The Norwegian Olympic and Paralympic Committee and Confederation of Sports (NIF) partners with organisations in South and in Norway to conduct an equal youth sport exchange program. NIF partners with the following organisations:
Sport in Action, Zambia
Zambia Handball Association, Zambia
Response Network, Zambia
National Sport Council, Malawi
Sund folkehøgskole, Norway
Norwegian Rugby Federation, Norway
Western Province Rugby Union, South Africa
2. About the program
NIF has been involved in sports development projects with Southern African countries since 1982. Since 1997 NIF has sent about 300 Norwegian volunteers to Southern African countries such as Zimbabwe, Zambia, Namibia and South Africa. The volunteers have worked in these countries supporting different sports development projects and using sports as a tool for development for six months or one year period. We are currently sending Norwegian volunteers to Zambia and Malawi on what we call the North-South exchange. In addition, we send volunteers from Zambia on exchange to Norway. This is called the South-North exchange.
From 2001, Fredskorpset (FK) became the main partner and financier of the Youth Sports Exchange Program (YSEP). They are part of the Norwegian Foreign Department, and give financial support to exchange programs within different fields.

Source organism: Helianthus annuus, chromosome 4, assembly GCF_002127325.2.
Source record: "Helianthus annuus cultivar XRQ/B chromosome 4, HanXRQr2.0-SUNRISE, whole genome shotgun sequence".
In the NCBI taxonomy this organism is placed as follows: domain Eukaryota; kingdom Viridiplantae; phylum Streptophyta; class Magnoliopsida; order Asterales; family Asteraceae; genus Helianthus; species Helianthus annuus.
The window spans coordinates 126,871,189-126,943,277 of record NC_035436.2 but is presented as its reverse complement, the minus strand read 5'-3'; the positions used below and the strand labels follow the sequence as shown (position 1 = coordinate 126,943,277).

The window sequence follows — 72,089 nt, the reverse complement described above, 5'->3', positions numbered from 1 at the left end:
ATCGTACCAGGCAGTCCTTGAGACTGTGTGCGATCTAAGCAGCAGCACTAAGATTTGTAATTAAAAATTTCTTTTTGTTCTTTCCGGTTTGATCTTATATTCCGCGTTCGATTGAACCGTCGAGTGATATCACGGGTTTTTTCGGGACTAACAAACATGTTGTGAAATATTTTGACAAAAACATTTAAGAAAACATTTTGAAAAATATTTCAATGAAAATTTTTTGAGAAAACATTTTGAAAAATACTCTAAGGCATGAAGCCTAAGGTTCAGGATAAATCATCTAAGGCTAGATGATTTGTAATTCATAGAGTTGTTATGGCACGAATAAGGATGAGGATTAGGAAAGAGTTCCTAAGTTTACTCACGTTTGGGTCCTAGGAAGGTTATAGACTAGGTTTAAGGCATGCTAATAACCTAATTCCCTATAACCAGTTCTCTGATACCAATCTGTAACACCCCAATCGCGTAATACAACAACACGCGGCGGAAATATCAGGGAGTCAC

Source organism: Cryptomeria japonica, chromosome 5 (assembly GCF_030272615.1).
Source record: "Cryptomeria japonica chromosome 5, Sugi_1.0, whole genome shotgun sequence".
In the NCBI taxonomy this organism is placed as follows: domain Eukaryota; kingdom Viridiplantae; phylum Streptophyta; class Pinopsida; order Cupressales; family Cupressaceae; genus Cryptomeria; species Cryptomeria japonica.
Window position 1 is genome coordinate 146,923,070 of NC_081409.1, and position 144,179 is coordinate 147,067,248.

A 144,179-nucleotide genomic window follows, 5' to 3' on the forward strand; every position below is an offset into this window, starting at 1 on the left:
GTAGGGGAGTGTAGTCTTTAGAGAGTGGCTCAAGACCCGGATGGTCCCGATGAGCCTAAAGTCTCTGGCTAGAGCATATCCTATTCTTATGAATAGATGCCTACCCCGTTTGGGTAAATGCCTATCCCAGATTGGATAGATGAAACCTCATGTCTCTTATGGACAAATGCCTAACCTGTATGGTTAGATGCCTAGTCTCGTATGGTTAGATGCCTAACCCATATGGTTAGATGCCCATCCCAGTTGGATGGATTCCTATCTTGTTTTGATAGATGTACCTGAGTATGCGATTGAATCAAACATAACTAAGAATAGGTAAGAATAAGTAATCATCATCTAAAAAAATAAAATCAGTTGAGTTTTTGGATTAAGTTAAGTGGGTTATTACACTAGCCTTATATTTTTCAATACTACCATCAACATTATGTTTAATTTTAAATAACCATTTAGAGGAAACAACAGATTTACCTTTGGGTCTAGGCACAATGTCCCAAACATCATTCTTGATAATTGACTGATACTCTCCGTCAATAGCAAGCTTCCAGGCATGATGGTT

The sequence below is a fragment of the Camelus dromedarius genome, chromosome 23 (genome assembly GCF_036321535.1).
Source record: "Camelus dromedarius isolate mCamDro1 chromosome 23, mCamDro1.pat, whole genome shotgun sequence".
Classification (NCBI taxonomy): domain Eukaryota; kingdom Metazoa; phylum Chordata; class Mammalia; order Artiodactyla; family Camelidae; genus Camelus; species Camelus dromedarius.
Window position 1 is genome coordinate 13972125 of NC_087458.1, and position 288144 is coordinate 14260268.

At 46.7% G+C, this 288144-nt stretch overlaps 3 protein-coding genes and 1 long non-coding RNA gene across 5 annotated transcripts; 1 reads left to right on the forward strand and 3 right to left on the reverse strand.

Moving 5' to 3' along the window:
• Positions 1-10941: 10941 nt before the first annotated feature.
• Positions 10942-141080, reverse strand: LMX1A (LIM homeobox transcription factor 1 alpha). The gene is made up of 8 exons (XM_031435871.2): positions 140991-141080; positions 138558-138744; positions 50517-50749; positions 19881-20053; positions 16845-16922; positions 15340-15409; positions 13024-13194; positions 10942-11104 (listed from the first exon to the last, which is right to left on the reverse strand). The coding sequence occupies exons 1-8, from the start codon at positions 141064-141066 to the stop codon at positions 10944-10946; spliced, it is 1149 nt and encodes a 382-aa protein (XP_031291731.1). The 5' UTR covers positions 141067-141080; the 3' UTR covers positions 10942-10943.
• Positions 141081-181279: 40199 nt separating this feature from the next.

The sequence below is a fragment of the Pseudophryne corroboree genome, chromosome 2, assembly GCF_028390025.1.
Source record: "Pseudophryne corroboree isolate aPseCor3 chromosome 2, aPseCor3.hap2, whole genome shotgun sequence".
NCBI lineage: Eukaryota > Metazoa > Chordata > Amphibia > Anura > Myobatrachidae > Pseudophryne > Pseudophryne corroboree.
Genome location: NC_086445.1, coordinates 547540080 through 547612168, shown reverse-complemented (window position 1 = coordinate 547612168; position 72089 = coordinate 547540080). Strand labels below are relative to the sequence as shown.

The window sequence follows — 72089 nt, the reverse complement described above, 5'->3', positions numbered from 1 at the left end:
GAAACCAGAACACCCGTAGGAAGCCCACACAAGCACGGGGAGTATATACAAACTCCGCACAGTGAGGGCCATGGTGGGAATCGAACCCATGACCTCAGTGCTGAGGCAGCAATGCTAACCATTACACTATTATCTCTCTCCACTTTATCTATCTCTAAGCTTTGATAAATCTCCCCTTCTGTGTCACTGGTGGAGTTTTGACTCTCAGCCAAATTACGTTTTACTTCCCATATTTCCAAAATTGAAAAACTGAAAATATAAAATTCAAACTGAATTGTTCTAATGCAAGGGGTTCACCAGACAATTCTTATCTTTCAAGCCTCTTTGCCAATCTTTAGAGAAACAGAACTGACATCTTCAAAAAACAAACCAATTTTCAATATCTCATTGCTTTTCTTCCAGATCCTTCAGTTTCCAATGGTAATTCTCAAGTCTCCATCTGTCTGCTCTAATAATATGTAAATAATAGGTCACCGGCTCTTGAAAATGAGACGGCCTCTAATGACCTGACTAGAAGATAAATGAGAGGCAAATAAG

In 2002 NIF started receiving volunteers from the Southern African countries on the South-North exchange. All volunteers work as resource persons in sports clubs, sports federations/associations and schools depending on the needs and the volunteers’ competence. They also share their cultures with the communities they live in and in return learn about the local culture.
The learning aspect of the exchange is equally important as the implementation aspect. They are sent both to contribute and build the organization they work for and for their personal development. The young volunteers are to make use of the exchange period to gain knowledge, competence and experience they can continue developing at home in their sending organization. With this emphasis, we hope the devotement and commitment for sports and community development is long lasting.
At the moment, we have partners in Zambia and South Africa and recently we have also entered into partnership with an organization in Malawi. For the exchange period 2017-2018 we will send Norwegians to Zambia and Malawi on North-South exchange and South Africans and Zambians on a South-North exchange. The period lasts from August to June.
YSEP is funded by Fredskorpset (FK). FK are part of the Norwegian Foreign Department, and give financial support to exchange programs within different fields. See their web page here: http://www.fredskorpset.no/en/